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    Physics Major Overview

    By Zach Skillings

    Zach Skillings is the Scholarships360 Newsletter Editor. He specializes in college admissions and strives to answer important questions about higher education. When he’s not contributing to Scholarships360, Zach writes about travel, music, film, and culture. His work has been published in Our State Magazine, Ladygunn Magazine, The Nocturnal Times, and The Lexington Dispatch. Zach graduated from Elon University with a degree in Cinema and Television Arts.

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    Edited by Maria Geiger

    Maria Geiger is Director of Content at Scholarships360. She is a former online educational technology instructor and adjunct writing instructor. In addition to education reform, Maria’s interests include viewpoint diversity, blended/flipped learning, digital communication, and integrating media/web tools into the curriculum to better facilitate student engagement. Maria earned both a B.A. and an M.A. in English Literature from Monmouth University, an M. Ed. in Education from Monmouth University, and a Virtual Online Teaching Certificate (VOLT) from the University of Pennsylvania.

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    Updated: April 11th, 2024
    Physics Major Overview

    Physics is a fascinating field of study that covers everything from the atoms in our bodies to the stars that fill the night sky. As a physics major, you’ll study the fundamental laws that govern the universe and learn about the properties of matter and energy. In this guide, we’ll discuss everything you need to know about majoring in physics. 

    Also read: Top 15 college majors for the future

    What is a physics major?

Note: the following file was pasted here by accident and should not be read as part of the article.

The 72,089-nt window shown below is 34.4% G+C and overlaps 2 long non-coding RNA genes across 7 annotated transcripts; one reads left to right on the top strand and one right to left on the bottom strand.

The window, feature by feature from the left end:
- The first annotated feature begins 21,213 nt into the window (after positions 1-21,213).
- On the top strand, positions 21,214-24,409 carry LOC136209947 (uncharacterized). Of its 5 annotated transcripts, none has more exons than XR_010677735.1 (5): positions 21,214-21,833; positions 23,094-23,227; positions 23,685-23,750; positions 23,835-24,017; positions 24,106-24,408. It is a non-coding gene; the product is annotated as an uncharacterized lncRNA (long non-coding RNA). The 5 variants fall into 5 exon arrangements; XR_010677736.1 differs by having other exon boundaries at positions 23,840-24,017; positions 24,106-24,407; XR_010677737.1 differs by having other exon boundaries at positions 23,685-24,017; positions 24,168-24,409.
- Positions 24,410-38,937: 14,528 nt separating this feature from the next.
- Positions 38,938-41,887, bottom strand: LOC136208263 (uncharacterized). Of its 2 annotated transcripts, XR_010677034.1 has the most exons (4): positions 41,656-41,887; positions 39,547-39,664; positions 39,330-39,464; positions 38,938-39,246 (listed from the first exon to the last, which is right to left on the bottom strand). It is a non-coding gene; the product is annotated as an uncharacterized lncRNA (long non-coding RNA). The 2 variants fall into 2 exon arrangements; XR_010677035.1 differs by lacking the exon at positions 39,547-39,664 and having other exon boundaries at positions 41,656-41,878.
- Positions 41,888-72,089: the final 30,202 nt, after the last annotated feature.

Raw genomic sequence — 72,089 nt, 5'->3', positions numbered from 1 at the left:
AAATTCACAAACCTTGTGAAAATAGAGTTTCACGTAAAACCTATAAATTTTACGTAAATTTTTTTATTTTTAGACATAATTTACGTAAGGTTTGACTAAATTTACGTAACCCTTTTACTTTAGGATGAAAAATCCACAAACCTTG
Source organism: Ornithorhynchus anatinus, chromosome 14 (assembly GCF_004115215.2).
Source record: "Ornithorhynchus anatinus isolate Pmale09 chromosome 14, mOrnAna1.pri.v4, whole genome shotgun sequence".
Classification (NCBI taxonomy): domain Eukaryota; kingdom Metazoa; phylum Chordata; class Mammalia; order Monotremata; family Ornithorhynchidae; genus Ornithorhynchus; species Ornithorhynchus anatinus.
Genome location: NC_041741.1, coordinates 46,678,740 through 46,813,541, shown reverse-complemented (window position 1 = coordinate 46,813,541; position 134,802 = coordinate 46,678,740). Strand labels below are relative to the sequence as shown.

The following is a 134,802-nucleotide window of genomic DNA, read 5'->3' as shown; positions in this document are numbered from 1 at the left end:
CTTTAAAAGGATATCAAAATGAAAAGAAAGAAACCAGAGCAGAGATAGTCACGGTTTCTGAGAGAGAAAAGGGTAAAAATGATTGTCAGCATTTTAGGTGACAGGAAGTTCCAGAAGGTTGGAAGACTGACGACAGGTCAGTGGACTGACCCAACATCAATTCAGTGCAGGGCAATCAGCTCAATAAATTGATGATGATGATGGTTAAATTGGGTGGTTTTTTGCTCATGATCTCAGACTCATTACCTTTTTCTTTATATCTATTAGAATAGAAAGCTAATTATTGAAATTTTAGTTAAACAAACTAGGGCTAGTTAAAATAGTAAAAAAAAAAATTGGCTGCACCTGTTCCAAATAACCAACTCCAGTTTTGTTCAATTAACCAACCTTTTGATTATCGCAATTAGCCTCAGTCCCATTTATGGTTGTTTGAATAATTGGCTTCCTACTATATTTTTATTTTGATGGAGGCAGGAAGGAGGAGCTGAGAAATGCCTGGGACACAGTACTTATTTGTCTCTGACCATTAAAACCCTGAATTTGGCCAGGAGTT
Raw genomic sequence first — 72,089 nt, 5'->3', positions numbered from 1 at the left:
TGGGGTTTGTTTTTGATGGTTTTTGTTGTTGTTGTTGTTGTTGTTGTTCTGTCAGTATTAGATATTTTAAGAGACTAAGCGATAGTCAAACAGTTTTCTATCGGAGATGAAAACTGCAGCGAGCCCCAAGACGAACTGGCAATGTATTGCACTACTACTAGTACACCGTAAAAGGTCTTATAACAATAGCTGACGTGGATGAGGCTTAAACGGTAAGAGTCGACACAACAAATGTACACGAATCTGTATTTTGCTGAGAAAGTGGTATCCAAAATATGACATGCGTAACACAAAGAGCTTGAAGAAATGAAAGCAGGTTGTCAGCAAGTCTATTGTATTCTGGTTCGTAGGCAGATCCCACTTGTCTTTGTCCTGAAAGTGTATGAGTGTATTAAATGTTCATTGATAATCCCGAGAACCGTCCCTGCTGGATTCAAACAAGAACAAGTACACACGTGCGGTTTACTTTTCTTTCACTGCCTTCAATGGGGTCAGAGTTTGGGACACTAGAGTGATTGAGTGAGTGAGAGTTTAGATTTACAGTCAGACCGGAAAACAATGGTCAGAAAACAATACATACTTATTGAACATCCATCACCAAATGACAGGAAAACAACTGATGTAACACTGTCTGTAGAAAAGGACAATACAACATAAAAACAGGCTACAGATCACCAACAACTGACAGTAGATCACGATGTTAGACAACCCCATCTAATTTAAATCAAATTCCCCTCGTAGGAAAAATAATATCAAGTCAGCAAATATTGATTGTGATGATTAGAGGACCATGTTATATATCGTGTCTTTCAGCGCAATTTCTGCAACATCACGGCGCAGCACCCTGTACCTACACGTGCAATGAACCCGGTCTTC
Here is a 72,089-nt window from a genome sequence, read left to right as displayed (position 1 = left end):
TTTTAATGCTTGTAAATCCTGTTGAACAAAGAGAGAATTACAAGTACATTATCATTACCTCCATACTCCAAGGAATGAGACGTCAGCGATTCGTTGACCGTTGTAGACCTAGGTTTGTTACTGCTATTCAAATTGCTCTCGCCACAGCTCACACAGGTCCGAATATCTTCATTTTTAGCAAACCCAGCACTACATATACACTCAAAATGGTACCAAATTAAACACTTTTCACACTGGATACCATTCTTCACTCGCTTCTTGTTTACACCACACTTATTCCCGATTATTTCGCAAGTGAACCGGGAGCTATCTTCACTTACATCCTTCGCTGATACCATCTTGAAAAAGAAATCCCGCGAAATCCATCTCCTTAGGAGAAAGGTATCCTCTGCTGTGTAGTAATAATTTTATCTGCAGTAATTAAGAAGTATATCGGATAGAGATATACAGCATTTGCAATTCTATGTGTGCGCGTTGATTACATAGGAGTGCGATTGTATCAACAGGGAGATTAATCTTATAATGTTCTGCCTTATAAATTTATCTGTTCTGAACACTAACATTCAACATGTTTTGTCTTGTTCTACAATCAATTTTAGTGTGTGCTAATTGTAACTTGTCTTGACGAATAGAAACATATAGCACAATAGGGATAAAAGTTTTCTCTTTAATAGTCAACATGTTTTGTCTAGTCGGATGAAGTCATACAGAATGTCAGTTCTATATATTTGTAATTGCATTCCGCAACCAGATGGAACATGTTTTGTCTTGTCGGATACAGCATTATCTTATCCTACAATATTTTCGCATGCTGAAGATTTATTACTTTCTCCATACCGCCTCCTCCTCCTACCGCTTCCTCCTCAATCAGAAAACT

Physics majors learn how the universe works, from the microscopic to the macroscopic level. That means students in this field study everything from the behavior of subatomic particles to the gravitational forces that keep planets in orbit. The ultimate aim of physics is to find a unified set of laws that bring together and explain all these different phenomena. 

    Of course, much progress has already been made toward this goal. Students learn about the theories of historical thinkers like Plato, Galileo, and Isaac Newton, along with the work of modern physicists such as Albert Einstein and Stephen Hawking. Throughout their studies, students hone their problem-solving skills and learn to approach complex topics from a variety of perspectives. 

    Coursework to expect

    Physics majors should expect a heavy dose of math, including coursework in calculus, differential equations, and algebra. Introductory courses cover fundamental topics such as Newton’s laws of motion, kinematics, and rotational motion. In advanced classes, students can explore the different branches of the discipline. Some examples include nuclear and particle physics, astrophysics, atomic physics, biophysics, meteorology, and engineering physics. Some schools offer both Bachelor of Arts and Bachelor of Science degree options. 

    Below are some potential courses you may encounter as a chemistry major:

    • Foundations of Mechanics
    • Astronomy and Astrophysics 
    • Electricity and Magnetism 
    • Quantum Mechanics 
    • Thermodynamics
    • Vibrations, Waves, and Optics
    • Mathematical Methods for Scientists
    • Ordinary Differential Equations with Linear Algebra
    • Integral Calculus
    • Biological Physics 

    Opportunities after graduation 

    Job opportunities vary between physics majors. Graduates with a BS in physics may pursue work as software engineers, research scientists, and mechanical engineers. A BA in physics usually leads to science-related jobs in data analysis, education, communications, and management. Some students choose to double major and study engineering or computer science to expand their career possibilities. Other students choose to pursue graduate work in physics or a related field, which we’ll touch on later. 

    Jobs you can get with a physics degree

    Physics majors can pursue jobs across a variety of fields. The most popular industries include engineering, healthcare, and technology, but graduates can also explore job opportunities in education, meteorology, and business. Below are some popular professions for physics majors, along with median annual salaries according to the 2020 U.S. Bureau of Labor Statistics